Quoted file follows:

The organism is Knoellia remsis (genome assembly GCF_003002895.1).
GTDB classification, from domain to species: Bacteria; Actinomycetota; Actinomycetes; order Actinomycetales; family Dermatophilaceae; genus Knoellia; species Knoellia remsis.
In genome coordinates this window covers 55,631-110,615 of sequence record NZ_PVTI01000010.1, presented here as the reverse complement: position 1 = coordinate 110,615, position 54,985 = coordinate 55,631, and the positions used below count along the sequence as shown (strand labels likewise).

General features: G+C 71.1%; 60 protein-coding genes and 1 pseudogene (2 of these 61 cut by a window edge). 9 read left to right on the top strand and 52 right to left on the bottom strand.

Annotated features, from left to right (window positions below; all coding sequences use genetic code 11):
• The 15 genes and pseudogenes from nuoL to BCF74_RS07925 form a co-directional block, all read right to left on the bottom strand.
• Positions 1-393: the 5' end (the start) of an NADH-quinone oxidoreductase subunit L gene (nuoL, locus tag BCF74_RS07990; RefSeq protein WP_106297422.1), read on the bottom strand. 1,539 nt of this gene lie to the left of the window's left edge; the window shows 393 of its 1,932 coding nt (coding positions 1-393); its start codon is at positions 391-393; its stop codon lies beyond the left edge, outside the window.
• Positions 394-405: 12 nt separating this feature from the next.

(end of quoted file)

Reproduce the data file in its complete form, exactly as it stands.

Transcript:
The organism is Knoellia remsis (genome assembly GCF_003002895.1).
GTDB classification, from domain to species: Bacteria; Actinomycetota; Actinomycetes; order Actinomycetales; family Dermatophilaceae; genus Knoellia; species Knoellia remsis.
In genome coordinates this window covers 55,631-110,615 of sequence record NZ_PVTI01000010.1, presented here as the reverse complement: position 1 = coordinate 110,615, position 54,985 = coordinate 55,631, and the positions used below count along the sequence as shown (strand labels likewise).

General features: G+C 71.1%; 60 protein-coding genes and 1 pseudogene (2 of these 61 cut by a window edge). 9 read left to right on the top strand and 52 right to left on the bottom strand.

Annotated features, from left to right (window positions below; all coding sequences use genetic code 11):
• The 15 genes and pseudogenes from nuoL to BCF74_RS07925 form a co-directional block, all read right to left on the bottom strand.
• Positions 1-393: the 5' end (the start) of an NADH-quinone oxidoreductase subunit L gene (nuoL, locus tag BCF74_RS07990; RefSeq protein WP_106297422.1), read on the bottom strand. 1,539 nt of this gene lie to the left of the window's left edge; the window shows 393 of its 1,932 coding nt (coding positions 1-393); its start codon is at positions 391-393; its stop codon lies beyond the left edge, outside the window.
• Positions 394-405: 12 nt separating this feature from the next.